In 1832, Payne's Landing Treaty removed all claims on Florida land from the tribe, and presented removal to Indian Territory. Approval of that treaty in 1834 permitted the Seminole three years before the exclusion was to happen. But under the U.S. government's interpretation, 1835 ended the three-year period previous to removal. The Seminole did not agree with this and their bitter resistance led to the second, or Great Seminole War. "Among the worst chapters in the history of Indian Removal, the war lasted almost seven years and cost thousands of lives. It finally ended in 1842 with the agreement that several hundred members of the tribe could remain in Florida. They stayed in the Florida swamps but never surrendered. Their descendants are the Seminole that live in Florida today" (Seminole Nation, 2011).

As tribal leaders gave up throughout the war, their factions were moved to the Indian Territory under military usher. "The first were led by Chief Holahti Emathla in the summer of 1836. His party, who had lost many of their number by death during the two-month journey, located north of the Canadian River, in present Hughes County. Their settlement was known by the name of their influential leader, Black Dirt" (Seminole Nation, 2011).

In June, right after Chief Mikanopy arrived at Fort Gibson, there was a meeting held with the Creek of the Lower Towns. When the topic of position of the Seminole was talked about, Chief Mikanopy and the Seminole leaders declined to live in any division of the Creek Nation other than the area given to them by the treaty of 1833. A treaty signed by the U.S., and representatives of the Seminole and Creek Nations in 1845 led the way for modification of the difficulty that had come about between the two tribes. The Seminole could live wherever in the Creek area they wanted and they could have their own town government, as long as it followed the universal laws of the Creek Nation (Seminole Nation, 2011).

By 1849 the Seminole were situated in the valley of the Deep Fork. This was located south in what is now the western part of Okfuskee and Hughes counties, and adjacent to parts of Seminole County. "The respected Chief Mikanopy, who represented the ancient Oconee, died in 1849. He was succeeded by his nephew, Jim Jumper, who was soon succeeded by John Jumper, who came to Indian Territory as a prisoner of war. He became one of the great men in Seminole history and ruled as chief until 1877, when he then resigned to dedicate all his time to his church. Wild Cat, the principal advisor to Chief Mikanopy throughout his last years, never accepted being under the rule of the Creek Nation" (Seminole Nation, 2011).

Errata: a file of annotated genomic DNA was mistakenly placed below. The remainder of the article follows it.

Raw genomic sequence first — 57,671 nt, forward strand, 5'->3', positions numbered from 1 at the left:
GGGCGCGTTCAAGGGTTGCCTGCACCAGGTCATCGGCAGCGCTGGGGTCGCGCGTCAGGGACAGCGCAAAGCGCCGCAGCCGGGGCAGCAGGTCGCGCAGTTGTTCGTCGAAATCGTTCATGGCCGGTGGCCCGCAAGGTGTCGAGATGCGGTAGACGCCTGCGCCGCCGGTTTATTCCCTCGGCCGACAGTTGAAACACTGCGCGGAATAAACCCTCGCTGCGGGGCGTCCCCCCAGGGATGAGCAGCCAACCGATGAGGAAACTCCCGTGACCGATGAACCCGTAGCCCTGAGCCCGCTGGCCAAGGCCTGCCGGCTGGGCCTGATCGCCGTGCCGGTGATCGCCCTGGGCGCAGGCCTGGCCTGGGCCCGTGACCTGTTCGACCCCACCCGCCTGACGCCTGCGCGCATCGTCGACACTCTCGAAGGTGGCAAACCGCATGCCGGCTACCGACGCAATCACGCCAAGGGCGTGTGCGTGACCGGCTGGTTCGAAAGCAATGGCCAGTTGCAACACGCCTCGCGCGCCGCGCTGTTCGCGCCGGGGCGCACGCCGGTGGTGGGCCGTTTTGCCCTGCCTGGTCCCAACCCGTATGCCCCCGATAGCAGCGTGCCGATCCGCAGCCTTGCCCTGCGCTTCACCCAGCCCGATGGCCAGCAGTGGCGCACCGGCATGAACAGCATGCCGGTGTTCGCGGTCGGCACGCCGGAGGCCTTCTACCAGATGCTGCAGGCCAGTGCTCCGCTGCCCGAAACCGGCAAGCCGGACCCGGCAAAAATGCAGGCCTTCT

By 1868, the bands of refugee tribes were finally able to inhabit in the region that is known as the Seminole Nation. This was the first time in seventy five years they had an opportunity of setting up tribal cohesion. Their council house was built at Wewoka, selected capital of the Seminole Nation. When the Seminole people made their last arrangement in Indian Territory, eight tribal square grounds were founded in diverse parts of the nation where old rituals, dances and ball games were often held. "Two of these square grounds were known as Tallahasutci or (Tallahasse) and Thliwathli or (Therwarthle). There is still a loose organization of the twelve Seminole towns or bands that were organized for political and geographical reasons in re-establishing the tribal government that had formerly existed in Florida" (Seminole Nation, 2011).

Arguments with white settlers were becoming more usual by the turn of the century. Settlers wanted Indian land and their former slaves back. In 1817, these disagreements spiraled into the first of three wars against the United States. Future U.S. President Andrew Jackson raided then-Spanish Florida and conquered the Seminoles. After passage of the Indian Removal Act in 1830, the U.S. government effort to reposition Seminoles to Oklahoma, leading yet another war, the Second Seminole War. After overcoming the U.S. In early fights of the Second Seminole War, Seminole leader Osceola was imprisoned by the United States in Oct. 20, 1837, when U.S. troops said they wanted a ceasefire to talk about peace. By May 8, 1858, when the United States confirmed an end to disagreements in the third war with the Seminoles, more than three thousand of them had been moved west of the Mississippi River. That left only about two to three hundred Seminoles in Florida (Seminole History, 2012). Those removed to Oklahoma were afterward organized into the "Seminole Nation," as one of the so-called Five…